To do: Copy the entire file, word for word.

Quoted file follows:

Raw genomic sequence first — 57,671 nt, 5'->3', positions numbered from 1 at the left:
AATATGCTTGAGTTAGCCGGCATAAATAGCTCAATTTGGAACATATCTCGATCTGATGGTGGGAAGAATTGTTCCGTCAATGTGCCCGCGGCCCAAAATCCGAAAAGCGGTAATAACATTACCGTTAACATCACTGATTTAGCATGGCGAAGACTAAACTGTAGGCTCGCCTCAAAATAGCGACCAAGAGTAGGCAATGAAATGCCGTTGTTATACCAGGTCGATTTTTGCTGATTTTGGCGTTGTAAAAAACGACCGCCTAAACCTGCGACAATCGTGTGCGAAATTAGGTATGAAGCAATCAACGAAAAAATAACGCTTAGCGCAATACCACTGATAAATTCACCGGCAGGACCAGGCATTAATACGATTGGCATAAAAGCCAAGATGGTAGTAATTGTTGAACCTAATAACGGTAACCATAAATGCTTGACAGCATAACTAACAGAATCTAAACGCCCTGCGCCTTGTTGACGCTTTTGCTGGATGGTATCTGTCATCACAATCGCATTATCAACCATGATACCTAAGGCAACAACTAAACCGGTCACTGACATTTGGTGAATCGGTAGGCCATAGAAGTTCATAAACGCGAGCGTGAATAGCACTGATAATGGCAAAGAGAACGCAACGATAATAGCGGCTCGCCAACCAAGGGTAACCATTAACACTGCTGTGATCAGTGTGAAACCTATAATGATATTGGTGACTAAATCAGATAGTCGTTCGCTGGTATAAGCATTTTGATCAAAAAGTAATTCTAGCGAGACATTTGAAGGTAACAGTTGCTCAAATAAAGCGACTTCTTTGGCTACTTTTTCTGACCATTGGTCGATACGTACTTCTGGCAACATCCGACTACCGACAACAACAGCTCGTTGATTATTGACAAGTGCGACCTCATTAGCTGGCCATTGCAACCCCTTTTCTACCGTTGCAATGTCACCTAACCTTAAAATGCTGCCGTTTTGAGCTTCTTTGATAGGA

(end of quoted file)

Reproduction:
Raw genomic sequence first — 57,671 nt, 5'->3', positions numbered from 1 at the left:
AATATGCTTGAGTTAGCCGGCATAAATAGCTCAATTTGGAACATATCTCGATCTGATGGTGGGAAGAATTGTTCCGTCAATGTGCCCGCGGCCCAAAATCCGAAAAGCGGTAATAACATTACCGTTAACATCACTGATTTAGCATGGCGAAGACTAAACTGTAGGCTCGCCTCAAAATAGCGACCAAGAGTAGGCAATGAAATGCCGTTGTTATACCAGGTCGATTTTTGCTGATTTTGGCGTTGTAAAAAACGACCGCCTAAACCTGCGACAATCGTGTGCGAAATTAGGTATGAAGCAATCAACGAAAAAATAACGCTTAGCGCAATACCACTGATAAATTCACCGGCAGGACCAGGCATTAATACGATTGGCATAAAAGCCAAGATGGTAGTAATTGTTGAACCTAATAACGGTAACCATAAATGCTTGACAGCATAACTAACAGAATCTAAACGCCCTGCGCCTTGTTGACGCTTTTGCTGGATGGTATCTGTCATCACAATCGCATTATCAACCATGATACCTAAGGCAACAACTAAACCGGTCACTGACATTTGGTGAATCGGTAGGCCATAGAAGTTCATAAACGCGAGCGTGAATAGCACTGATAATGGCAAAGAGAACGCAACGATAATAGCGGCTCGCCAACCAAGGGTAACCATTAACACTGCTGTGATCAGTGTGAAACCTATAATGATATTGGTGACTAAATCAGATAGTCGTTCGCTGGTATAAGCATTTTGATCAAAAAGTAATTCTAGCGAGACATTTGAAGGTAACAGTTGCTCAAATAAAGCGACTTCTTTGGCTACTTTTTCTGACCATTGGTCGATACGTACTTCTGGCAACATCCGACTACCGACAACAACAGCTCGTTGATTATTGACAAGTGCGACCTCATTAGCTGGCCATTGCAACCCCTTTTCTACCGTTGCAATGTCACCTAACCTTAAAATGCTGCCGTTTTGAGCTTCTTTGATAGGA